Buck ball was back in Baltimore on Monday night. After a devastating loss in what had been a tie contest entering the ninth inning on Sunday, the Orioles reclaimed their tight-game magic with a 3-2 win over the Yankees in game two of the teams’ best-of-five ALDS.
The Orioles were in a must-win situation and made matters even more difficult by digging themselves an immediate 1-0 deficit on Ichiro Suzuki's miracle slide into home in the top of the first.
Most young teams would have melted under the pressure of the national spotlight and oober-talented Yankees, but this isn’t most teams.
This is Buck Showalter’s team. The Baltimore manager has his 25 players believing they are impervious to pressure.
The O’s kicked up a rally against veteran Yankee left-hander Andy Pettite in the third, going ahead to stay on Chris Davis’ two-run single. Mark Reynolds added an RBI knock in the sixth for insurance and then the Orioles let their pitching do the rest.
Wei-Yin Chen, the 27-year-old Taiwanese rookie, pitched surprisingly well. Chen had been roughed up by the Yankees the last time he faced New York during the regular season, allowing seven runs while lasting less than five frames. When he dug himself an early hole on Monday, it looked like history was repeating itself.
But Chen stranded a runner in scoring position in the first and then wiggled his way out of a bases-loaded jam in the fourth. He lasted into the seventh, holding the Yankees to just two runs (one earned) on eight hits. In the most pressure-packed start of his career, Chen walked only one batter and left in line for the victory.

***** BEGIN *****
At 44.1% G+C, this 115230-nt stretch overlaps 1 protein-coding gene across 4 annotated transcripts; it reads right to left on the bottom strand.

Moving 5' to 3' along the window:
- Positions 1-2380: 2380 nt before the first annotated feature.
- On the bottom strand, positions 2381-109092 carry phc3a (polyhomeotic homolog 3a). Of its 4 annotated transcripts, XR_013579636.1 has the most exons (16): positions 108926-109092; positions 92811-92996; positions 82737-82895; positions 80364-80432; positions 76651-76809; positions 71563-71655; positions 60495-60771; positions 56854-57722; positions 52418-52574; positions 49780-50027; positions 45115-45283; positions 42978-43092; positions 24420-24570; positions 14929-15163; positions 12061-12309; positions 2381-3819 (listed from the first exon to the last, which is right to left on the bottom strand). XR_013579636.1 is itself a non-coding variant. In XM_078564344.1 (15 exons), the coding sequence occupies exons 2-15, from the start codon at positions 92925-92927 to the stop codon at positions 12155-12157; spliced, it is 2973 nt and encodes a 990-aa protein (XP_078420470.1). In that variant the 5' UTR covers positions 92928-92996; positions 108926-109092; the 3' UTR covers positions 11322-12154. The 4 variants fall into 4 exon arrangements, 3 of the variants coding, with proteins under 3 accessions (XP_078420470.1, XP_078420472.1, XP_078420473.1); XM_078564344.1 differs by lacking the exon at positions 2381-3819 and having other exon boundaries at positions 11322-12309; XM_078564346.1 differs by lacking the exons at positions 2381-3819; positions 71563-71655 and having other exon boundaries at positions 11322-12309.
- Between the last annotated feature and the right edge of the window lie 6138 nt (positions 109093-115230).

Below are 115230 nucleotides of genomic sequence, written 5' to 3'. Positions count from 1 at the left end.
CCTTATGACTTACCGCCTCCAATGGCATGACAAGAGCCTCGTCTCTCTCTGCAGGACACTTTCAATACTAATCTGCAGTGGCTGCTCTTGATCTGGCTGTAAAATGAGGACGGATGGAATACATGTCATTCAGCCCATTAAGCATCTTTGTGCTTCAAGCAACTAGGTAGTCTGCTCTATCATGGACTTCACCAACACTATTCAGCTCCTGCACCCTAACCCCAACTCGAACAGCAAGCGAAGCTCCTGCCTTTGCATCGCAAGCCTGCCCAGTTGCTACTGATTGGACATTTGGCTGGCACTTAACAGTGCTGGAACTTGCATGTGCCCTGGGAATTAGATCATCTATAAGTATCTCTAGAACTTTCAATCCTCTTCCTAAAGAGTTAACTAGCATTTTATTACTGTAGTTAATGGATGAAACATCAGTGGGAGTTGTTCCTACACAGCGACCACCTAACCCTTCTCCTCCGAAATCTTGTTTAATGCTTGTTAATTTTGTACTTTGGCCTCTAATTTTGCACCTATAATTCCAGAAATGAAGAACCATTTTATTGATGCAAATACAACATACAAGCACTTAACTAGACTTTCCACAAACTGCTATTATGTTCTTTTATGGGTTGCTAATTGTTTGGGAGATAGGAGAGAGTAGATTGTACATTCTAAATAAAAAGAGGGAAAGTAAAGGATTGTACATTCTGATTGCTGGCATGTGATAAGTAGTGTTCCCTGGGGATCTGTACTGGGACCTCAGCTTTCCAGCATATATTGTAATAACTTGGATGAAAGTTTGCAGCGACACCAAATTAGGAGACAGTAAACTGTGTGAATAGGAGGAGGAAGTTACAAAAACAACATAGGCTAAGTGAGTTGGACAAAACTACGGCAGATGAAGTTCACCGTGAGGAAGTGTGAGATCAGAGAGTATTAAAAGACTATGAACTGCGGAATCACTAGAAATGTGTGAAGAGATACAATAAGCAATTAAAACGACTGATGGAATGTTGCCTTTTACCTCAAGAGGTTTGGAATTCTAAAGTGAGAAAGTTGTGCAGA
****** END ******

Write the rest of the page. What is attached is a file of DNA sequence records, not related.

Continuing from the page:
Still, the Orioles needed a little assistance from their magic-wand wielding manager to get home. Showalter used three pitchers in the seventh, but Baltimore was able to work its way out of a second-and-third squeeze. In the ninth, Showalter let closer Jim Johnson redeem himself for Sunday’s struggles. The closer came on and sat New York down in order to even the series at a game apiece.
Baltimore’s magic carpet ride of a season now comes down to a three-game series in New York, which the O’s need to win two-out-of-three in to advance.
It may sound like a daunting task, but considering the Orioles accomplished that exact feat all three times the teams faced off in the Bronx during the regular season, it is more than possible.
The Orioles are mentally tough, fundamentally sound, and baseball wise. In other words they are the epitome of their manager. Now this gritty group needs two more wins to deliver its manager the sweetest success imaginable; Revenge over a team that famously fired him 17 years ago.
It would be a fitting next chapter in the Orioles fairy tale run of 2012.